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Nestle Kills Workers!!! Justice for Meliton "Ka Mel" Roxas!!! the union president of Nestle Philippines Cabuyao Factory,Assassinated in January 20,1989

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Uploaded on Jul 31, 2008

1992 IBON PHILIPPINES
Data Bank and Research Center

MELITON

The following is an account of the TRAGIC DEATH OF KA MEL, the union president of Nestle Philippines Cabuyao Factory, in 1989 The witness swore the assassin's target was MELITON ROXAS, the labor union president in Nestle Cabuyao. She recalled how the gunman who entered the roadside restaurant of that afternoon of 20 January 1989, immediately approached Meliton and shot him at close range with a .45 caliber pistol. Meliton died on the spot. He was only 34.
His wife Norma was then peddling foodstuff for him. She could hardly believe her husband had been MURDERED. She even approached him after he slumped in the floor. "Stop playing around. You're too old for that," she said. But she was suddenly shocked to see his bloodied t-shirt. "Oh God, my husband has been shot!" she cried, "Help us! Help us, please!" Nobody saw the gunman again. But people believe he too was killed. Gunshot was heard minutes after the killer had run across the Nestle compound. About 200 meters away from the plant's security outpost, people saw a man dying. Nobody tried to help him for fear that they might get involved in the killings. Some said the security guard shot the gunman while he was trying to board a motorcycle. But many witnesses swore armed men firing at Roxas's killer. By the time the police arrived, the assassin's body was nowhere to be found. The armed men had taken the body away, dumping it in a back-up vehicle. There was hardly a trace of violence. The assassin's gun was missing. Not a single drop of blood was visible on the road. Investigator could not even say how many bullets hit Meliton. The motive remains a mystery to this day. For Norma, her husband's murder remains a puzzle. "Who would be interested in killing my husband?" she asks. "He had no enemies. All he really had was his conviction." Neither could she believe that her husband was killed because of his union activities. "My husband was a union leader but their strike was a collective effort," she reasoned. "Beside, Nestle always had strikes or other mass action nearly every year." Meliton was at the prime of his active union work when he was felled by the assassin's bullet. Although he was fired on his job during one of their strikes, he continued his union activities. Instead of looking for another job, he sold T-shirt, chicharon and other native delicacies at the Cabuyao plant. That way, he found reason to interact with the workers who remained in the plant. "I CAN'T ABANDON MY COMRADES. JUST LIKE YOU THEY NEED ME," Meliton used to tell his wife whenever she prodded him to look for another job. Meliton and his wife already had five children at the time. Although Meliton was one of the youngest officials at the Union of Filipro Employees (UFE), he was like a father to his fellow unionist. Even as a high school student at the Sacred Heart in Sta. Maria, Bulacan. Meliton was already a activist. His parents knew their eldest son was not just a troublemaker. "When he think he's right, he would push for it no matter what the consequences are," said his mother. Meliton was proud to be a unionist."NO DIRTY DEALS, OK?" He would often tell his fellow members at the union board. For him, unionism was not just to bargain for more benefits. It was a "political power " for the workers. He knew conflict between management and labor was inherent because capitalist would always want profit. And to get just a share of the pie, they have to negotiate. As a unionist, Meliton was once locked up at the general headquarters of the Philippine Armed Forces in Camp Aguinaldo. He was charged with economic sabotage during one of their strikes, the usual charged slapped on unionist who dared to challenge management during the height of the Martial Law. Norma believes the people who wanted Meliton put away knew he could not be silenced by money or by promises of material gains (one emissary even promised them a house and lot).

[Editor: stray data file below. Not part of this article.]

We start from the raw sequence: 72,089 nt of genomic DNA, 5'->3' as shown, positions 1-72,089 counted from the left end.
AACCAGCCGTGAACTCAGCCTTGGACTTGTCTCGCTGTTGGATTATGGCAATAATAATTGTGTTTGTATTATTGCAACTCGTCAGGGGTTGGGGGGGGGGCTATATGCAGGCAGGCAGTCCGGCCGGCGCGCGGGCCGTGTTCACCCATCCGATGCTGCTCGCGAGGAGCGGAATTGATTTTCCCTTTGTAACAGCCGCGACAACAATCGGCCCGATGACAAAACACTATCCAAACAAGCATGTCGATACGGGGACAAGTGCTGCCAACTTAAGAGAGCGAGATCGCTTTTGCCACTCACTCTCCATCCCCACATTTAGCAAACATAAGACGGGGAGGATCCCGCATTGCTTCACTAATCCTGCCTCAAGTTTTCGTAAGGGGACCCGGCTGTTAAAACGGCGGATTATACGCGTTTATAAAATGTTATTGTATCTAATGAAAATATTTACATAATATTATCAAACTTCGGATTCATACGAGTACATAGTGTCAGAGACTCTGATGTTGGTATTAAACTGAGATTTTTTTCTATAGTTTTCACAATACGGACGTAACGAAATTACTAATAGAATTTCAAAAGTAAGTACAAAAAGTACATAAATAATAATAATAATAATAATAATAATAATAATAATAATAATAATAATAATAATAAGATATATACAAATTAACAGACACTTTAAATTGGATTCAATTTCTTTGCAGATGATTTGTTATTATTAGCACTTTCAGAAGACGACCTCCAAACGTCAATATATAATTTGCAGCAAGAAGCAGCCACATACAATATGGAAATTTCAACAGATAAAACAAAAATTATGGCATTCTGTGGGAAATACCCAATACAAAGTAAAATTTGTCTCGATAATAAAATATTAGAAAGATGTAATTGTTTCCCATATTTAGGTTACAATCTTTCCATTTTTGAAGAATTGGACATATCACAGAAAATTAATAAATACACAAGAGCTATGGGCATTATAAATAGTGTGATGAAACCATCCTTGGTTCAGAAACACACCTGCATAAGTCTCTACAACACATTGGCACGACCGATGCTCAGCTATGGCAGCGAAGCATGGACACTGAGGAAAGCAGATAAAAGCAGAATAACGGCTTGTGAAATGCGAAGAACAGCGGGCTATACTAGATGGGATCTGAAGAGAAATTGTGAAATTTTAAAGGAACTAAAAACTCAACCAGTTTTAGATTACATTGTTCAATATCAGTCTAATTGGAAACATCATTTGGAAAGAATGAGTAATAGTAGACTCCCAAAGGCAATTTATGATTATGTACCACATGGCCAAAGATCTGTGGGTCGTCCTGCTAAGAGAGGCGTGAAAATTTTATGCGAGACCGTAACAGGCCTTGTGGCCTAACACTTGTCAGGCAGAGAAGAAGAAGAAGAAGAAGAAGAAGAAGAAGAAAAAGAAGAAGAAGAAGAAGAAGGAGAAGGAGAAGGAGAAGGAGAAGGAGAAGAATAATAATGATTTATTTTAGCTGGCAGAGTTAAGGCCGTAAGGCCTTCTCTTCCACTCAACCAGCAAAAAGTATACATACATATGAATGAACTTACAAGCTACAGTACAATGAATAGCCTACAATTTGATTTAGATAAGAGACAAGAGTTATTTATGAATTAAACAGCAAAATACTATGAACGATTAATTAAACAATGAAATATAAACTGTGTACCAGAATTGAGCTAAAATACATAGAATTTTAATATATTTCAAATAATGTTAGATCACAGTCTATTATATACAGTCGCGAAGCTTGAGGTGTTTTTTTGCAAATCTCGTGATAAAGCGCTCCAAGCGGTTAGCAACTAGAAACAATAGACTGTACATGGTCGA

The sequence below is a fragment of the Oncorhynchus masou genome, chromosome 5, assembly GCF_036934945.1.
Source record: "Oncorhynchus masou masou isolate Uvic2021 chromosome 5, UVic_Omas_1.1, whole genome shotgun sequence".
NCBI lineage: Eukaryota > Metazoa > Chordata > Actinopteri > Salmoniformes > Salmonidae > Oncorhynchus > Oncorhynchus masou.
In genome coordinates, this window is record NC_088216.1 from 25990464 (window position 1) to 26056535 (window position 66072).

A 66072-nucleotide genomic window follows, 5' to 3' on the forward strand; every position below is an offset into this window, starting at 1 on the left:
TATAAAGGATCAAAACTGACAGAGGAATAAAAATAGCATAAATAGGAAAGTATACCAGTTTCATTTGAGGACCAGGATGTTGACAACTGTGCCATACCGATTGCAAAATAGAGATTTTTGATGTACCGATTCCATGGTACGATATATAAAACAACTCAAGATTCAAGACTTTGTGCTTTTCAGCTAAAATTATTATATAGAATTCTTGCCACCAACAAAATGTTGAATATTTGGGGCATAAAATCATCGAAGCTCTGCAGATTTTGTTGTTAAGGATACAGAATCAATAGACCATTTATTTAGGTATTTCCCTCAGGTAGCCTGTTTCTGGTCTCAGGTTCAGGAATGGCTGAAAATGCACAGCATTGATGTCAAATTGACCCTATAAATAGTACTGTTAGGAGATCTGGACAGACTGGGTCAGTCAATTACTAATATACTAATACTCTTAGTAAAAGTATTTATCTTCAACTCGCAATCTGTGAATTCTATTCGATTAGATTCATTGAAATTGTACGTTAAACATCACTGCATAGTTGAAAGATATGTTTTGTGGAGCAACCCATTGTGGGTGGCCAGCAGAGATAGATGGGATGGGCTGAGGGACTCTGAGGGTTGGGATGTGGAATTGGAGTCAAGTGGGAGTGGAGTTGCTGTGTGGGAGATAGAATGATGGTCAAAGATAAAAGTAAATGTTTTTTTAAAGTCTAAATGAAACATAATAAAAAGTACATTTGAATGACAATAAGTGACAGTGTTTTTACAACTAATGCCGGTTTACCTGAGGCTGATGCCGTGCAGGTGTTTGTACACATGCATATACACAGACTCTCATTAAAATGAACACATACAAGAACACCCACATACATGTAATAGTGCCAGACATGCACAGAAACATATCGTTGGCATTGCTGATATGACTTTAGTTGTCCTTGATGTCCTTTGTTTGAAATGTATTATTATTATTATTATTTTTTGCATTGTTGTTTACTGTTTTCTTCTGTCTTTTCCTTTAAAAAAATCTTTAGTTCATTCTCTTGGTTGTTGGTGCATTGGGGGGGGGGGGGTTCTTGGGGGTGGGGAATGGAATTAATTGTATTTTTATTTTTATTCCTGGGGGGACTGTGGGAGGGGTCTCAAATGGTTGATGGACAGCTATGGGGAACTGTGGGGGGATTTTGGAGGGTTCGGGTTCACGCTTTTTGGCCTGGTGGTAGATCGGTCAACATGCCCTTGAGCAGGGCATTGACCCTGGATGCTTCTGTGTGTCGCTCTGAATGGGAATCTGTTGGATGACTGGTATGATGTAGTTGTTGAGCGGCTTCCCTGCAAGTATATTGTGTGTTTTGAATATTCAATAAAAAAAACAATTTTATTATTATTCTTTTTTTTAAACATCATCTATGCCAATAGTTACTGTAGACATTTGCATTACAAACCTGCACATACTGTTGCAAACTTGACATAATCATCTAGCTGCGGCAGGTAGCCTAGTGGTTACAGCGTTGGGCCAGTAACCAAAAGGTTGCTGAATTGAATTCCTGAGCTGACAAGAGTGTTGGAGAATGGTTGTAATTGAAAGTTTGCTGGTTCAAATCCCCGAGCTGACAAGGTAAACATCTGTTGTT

For Meliton's killer, he may have been just another job. But for unionist, Meliton became a symbol of martyrdom in their struggle against TNC's.



ACKNOWLEDGMENTS
COPY EDITOR Carlos F. C. Castro
COVER ILLUSTRATION Grace de Jesus-Slevert
ILLUSTRATION Arnan de Leon
Cover Design & Layout Anthony Mark A. Asistin

Parangal sa mga Rebulusyonaryong Martir
from the Album Kamtim Ang Tagumpay by KUMASA

for more information contact us at ufe_mailbox@yahoo.com or visit us at http://www.blood-in-your-coffee.blogs...

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